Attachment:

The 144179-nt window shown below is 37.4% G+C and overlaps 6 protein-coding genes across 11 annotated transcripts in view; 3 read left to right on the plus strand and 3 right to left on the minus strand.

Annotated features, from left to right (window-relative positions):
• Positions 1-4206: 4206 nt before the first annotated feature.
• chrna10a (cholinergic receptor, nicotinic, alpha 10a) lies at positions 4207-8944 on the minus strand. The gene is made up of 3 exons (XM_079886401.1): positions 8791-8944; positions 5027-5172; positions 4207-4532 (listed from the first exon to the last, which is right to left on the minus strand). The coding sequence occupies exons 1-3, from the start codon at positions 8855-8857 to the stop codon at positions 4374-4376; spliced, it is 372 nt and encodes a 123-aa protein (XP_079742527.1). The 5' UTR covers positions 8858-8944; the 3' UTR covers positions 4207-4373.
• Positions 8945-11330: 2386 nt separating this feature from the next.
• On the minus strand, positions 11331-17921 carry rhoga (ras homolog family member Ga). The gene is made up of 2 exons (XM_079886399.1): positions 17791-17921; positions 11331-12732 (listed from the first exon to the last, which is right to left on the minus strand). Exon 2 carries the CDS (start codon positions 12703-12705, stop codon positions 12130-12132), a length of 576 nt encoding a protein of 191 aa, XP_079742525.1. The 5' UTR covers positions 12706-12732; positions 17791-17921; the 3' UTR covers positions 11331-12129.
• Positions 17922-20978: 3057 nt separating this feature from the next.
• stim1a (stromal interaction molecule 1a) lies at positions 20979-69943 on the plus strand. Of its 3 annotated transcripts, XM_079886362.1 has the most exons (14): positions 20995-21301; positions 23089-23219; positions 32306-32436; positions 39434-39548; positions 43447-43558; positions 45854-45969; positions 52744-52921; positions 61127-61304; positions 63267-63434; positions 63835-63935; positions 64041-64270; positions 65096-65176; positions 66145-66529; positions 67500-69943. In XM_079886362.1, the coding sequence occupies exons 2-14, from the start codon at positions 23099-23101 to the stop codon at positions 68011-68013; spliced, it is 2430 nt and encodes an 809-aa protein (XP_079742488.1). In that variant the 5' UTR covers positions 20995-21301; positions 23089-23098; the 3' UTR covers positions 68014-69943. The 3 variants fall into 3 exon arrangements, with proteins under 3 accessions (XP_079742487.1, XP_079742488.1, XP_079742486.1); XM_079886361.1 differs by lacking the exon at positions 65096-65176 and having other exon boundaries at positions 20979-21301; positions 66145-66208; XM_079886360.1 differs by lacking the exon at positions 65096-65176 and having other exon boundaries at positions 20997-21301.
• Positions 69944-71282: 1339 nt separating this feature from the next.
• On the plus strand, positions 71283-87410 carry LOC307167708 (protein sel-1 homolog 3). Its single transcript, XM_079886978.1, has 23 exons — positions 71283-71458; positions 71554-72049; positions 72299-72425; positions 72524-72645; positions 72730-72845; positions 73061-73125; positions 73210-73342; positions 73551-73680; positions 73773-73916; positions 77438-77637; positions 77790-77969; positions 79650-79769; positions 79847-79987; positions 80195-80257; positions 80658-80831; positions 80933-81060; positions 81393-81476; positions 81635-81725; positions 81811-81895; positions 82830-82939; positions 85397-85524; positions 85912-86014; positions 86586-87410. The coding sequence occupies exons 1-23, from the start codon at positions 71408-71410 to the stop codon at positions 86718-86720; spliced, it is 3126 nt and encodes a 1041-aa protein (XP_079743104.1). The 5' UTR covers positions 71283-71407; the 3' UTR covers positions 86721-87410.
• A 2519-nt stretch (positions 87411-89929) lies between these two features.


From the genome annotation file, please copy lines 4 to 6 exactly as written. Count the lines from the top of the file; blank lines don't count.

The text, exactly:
• chrna10a (cholinergic receptor, nicotinic, alpha 10a) lies at positions 4207-8944 on the minus strand. The gene is made up of 3 exons (XM_079886401.1): positions 8791-8944; positions 5027-5172; positions 4207-4532 (listed from the first exon to the last, which is right to left on the minus strand). The coding sequence occupies exons 1-3, from the start codon at positions 8855-8857 to the stop codon at positions 4374-4376; spliced, it is 372 nt and encodes a 123-aa protein (XP_079742527.1). The 5' UTR covers positions 8858-8944; the 3' UTR covers positions 4207-4373.
• Positions 8945-11330: 2386 nt separating this feature from the next.
• On the minus strand, positions 11331-17921 carry rhoga (ras homolog family member Ga). The gene is made up of 2 exons (XM_079886399.1): positions 17791-17921; positions 11331-12732 (listed from the first exon to the last, which is right to left on the minus strand). Exon 2 carries the CDS (start codon positions 12703-12705, stop codon positions 12130-12132), a length of 576 nt encoding a protein of 191 aa, XP_079742525.1. The 5' UTR covers positions 12706-12732; positions 17791-17921; the 3' UTR covers positions 11331-12129.